The Iranian Revolutionary Guard Corps (IRGC) announced on 22 April that it had successfully launched military satellite Noor into the Earth’s orbit. According to the IRGC, the satellite will be used primarily for reconnaissance and communication purposes. On 13 May, the US initiated a meeting under the “2231 format” to discuss this issue. In a statement issued following the meeting, the US emphasised that the launch represents another instance of Iran violating resolution 2231. It also condemned Iran for violating the arms embargo under resolution 2231 and accused it of supplying weapons to terrorist organizations and proxy forces in the region.
Key Issues and Options
The primary concern for the Council is to ensure full implementation of resolution 2231 by the remaining parties to the JCPOA and the wider UN membership.
Iran has committed several breaches of its nuclear-related commitments under the JCPOA. Should the remaining parties to the agreement fail to resolve Iran’s non–compliance issues, an option would be to notify the Council formally, which would initiate the snapback mechanism that would effectively reinstate the sanctions that were in place before the adoption of resolution 2231.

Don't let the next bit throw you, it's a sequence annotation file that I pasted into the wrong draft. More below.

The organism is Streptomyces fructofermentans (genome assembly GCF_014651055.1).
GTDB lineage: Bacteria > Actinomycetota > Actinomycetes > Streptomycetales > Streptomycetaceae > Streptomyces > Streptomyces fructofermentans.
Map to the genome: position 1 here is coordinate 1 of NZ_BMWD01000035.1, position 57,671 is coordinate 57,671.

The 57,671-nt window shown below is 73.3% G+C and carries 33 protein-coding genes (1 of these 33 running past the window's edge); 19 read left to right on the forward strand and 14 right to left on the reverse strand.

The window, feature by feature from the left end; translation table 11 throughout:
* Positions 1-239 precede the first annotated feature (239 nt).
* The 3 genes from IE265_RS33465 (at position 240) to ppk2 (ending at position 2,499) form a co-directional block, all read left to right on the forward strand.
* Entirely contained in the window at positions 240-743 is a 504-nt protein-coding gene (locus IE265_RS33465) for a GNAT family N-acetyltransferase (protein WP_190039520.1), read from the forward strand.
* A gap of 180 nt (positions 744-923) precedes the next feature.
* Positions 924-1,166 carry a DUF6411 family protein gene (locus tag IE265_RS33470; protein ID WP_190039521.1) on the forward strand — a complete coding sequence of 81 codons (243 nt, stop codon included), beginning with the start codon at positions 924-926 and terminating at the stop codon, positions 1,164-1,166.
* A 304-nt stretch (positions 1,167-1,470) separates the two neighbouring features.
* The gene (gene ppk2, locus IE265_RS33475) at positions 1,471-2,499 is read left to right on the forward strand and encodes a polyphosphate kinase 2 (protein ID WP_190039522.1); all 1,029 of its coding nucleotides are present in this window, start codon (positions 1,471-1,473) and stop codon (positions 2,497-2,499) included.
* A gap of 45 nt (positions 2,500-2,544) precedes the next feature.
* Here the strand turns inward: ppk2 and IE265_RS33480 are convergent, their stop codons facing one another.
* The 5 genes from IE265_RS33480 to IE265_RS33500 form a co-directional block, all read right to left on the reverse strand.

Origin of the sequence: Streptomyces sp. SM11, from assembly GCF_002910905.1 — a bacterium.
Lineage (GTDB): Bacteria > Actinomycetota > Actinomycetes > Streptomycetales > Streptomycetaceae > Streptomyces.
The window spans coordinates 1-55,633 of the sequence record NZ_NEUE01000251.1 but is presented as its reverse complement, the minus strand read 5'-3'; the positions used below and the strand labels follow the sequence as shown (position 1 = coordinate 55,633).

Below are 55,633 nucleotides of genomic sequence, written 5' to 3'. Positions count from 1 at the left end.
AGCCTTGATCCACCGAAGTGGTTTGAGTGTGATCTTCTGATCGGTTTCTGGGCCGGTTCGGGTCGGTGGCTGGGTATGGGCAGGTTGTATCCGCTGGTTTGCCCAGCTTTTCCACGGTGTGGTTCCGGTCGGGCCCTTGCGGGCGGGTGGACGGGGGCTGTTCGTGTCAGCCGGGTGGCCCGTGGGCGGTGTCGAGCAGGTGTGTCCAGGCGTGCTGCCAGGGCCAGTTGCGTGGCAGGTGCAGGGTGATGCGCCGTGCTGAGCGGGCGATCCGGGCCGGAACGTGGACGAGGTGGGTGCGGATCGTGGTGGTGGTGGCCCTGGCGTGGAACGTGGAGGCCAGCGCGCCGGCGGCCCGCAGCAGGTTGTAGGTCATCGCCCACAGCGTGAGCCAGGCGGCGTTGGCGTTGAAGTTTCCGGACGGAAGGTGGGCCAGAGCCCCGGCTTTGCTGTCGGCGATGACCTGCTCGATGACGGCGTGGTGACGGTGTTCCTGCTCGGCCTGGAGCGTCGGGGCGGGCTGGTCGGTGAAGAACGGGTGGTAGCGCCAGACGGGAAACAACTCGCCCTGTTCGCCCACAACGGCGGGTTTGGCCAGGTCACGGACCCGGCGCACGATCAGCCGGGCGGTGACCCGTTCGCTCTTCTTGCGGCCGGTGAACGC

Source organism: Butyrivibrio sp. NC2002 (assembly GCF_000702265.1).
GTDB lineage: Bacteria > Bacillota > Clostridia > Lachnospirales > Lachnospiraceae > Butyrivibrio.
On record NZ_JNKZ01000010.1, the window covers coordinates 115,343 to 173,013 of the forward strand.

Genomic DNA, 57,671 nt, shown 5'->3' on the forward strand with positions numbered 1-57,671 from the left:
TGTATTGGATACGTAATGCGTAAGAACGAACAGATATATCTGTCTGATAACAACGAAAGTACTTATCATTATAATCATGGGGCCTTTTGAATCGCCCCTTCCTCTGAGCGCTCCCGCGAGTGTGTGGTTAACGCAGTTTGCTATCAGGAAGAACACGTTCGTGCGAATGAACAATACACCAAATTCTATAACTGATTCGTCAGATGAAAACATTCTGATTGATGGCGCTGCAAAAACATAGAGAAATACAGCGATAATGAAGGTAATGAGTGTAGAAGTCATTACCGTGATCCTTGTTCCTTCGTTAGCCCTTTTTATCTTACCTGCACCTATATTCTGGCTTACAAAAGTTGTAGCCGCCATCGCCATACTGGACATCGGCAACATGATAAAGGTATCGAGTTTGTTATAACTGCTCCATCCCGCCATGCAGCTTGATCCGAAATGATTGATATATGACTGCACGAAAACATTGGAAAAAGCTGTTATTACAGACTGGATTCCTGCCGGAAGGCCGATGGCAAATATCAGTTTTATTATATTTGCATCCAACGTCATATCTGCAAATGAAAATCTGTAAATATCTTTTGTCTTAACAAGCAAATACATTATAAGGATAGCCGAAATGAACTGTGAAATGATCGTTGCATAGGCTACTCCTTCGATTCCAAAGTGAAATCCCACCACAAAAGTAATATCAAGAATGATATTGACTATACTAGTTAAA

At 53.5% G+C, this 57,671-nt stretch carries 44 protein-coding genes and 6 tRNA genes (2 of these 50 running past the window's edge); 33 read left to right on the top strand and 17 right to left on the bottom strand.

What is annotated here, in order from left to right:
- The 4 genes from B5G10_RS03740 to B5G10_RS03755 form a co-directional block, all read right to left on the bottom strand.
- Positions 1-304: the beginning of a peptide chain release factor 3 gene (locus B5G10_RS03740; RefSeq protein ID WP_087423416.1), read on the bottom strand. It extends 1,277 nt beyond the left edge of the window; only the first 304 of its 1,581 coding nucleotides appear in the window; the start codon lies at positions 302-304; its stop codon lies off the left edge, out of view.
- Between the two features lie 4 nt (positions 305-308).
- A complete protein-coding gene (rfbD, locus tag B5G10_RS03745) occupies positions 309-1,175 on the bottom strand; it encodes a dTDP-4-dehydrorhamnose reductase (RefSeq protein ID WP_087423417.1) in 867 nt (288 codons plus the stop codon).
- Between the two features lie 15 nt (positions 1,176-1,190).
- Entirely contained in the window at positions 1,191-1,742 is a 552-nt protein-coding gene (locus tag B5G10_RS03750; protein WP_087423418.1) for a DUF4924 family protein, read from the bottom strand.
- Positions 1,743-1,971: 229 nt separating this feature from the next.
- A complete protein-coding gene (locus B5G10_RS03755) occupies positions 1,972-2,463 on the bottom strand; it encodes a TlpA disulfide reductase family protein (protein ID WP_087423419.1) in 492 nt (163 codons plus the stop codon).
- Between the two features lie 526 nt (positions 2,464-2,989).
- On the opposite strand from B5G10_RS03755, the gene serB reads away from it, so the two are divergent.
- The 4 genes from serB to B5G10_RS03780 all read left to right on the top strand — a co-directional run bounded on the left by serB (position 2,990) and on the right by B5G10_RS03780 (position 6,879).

The expiry of arms-related restrictions on Iran in October presents another significant issue for the Council, given the deep divisions among permanent members on how to address the embargo. An option is for Council members to organise a private meeting to further discuss this specific issue, given that most of the deliberations are taking place outside the Council’s purview and through diplomatic channels limited to specific stakeholders. Such a meeting could provide an opportunity for Council members and the EU to present their views and exchange ideas on how to best address this issue.
A set of challenges for the Council could emerge should the US decide to initiate the snapback mechanism under the JCPOA. A central issue, in this case, would be whether the US has the legal authority to do so in that it withdrew from the agreement in 2018. Another issue for the Council would be whether to seek a legal opinion on this question from either the Secretariat or the International Court of Justice and what political consequences such an opinion could have for the Council.
The standoff between the US and Iran over the JCPOA has also affected the regional security situation and heightened military tensions in the Persian Gulf. In light of the overall military build-up in the region and the potential for open confrontation, the Council will follow this situation closely. Should tensions escalate further, the Council could consider making a more formal pronouncement urging restraint on all sides.